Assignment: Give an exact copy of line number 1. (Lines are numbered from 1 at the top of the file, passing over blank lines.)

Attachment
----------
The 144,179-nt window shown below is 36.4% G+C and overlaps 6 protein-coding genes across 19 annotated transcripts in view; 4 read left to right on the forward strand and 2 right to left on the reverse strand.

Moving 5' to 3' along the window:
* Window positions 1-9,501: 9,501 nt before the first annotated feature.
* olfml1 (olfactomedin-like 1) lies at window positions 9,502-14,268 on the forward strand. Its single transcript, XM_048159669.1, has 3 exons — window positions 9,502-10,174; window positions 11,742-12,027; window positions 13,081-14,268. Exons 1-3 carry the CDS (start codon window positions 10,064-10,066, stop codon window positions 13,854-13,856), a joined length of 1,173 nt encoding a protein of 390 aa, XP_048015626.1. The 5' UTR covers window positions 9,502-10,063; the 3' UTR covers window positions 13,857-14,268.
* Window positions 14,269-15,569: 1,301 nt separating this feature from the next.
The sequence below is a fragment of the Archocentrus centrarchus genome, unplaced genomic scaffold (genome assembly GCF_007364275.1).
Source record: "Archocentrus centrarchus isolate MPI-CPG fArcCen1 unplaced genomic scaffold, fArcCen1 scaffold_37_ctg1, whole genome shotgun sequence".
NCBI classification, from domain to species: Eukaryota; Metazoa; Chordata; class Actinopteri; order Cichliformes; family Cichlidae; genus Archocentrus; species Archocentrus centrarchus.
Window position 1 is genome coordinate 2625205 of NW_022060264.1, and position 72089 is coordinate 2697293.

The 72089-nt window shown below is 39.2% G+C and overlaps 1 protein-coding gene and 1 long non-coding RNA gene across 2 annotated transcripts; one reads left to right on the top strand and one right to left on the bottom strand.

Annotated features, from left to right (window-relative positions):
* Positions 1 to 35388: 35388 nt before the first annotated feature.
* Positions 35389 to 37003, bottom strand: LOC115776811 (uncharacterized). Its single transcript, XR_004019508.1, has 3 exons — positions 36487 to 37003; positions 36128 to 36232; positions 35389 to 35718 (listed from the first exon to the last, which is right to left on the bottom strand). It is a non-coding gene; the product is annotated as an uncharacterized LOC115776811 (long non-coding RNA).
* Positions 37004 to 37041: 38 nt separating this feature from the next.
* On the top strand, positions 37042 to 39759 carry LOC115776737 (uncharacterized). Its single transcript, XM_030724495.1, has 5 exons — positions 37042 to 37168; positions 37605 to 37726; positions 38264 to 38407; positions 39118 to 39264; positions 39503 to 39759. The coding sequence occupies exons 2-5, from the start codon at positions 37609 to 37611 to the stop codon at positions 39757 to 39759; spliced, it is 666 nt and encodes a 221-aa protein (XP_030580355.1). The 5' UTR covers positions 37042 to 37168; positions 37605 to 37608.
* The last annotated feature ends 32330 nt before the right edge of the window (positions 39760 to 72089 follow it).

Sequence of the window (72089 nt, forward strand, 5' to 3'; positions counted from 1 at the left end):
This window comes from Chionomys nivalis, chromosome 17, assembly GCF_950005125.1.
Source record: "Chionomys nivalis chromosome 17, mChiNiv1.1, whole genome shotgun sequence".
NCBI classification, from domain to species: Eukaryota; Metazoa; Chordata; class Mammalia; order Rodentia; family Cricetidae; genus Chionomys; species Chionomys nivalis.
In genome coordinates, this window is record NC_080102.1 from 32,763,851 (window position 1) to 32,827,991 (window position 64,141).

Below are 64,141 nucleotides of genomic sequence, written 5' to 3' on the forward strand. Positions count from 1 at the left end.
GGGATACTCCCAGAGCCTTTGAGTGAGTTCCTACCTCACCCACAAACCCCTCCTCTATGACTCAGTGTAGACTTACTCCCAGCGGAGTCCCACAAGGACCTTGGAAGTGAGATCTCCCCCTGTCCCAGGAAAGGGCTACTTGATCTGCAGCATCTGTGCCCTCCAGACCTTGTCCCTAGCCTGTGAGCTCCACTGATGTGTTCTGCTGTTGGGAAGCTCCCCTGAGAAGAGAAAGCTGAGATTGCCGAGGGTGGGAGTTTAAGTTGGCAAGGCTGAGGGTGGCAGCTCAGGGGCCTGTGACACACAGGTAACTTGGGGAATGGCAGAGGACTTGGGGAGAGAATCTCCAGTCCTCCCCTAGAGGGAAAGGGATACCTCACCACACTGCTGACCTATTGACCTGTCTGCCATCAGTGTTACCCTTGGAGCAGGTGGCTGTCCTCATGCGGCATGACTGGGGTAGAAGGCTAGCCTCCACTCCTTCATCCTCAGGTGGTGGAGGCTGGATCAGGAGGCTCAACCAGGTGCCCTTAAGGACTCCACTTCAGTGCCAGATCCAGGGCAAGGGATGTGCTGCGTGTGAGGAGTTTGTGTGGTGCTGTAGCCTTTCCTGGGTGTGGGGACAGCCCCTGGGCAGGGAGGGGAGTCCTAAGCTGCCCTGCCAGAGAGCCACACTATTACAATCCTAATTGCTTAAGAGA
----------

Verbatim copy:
The 144,179-nt window shown below is 36.4% G+C and overlaps 6 protein-coding genes across 19 annotated transcripts in view; 4 read left to right on the forward strand and 2 right to left on the reverse strand.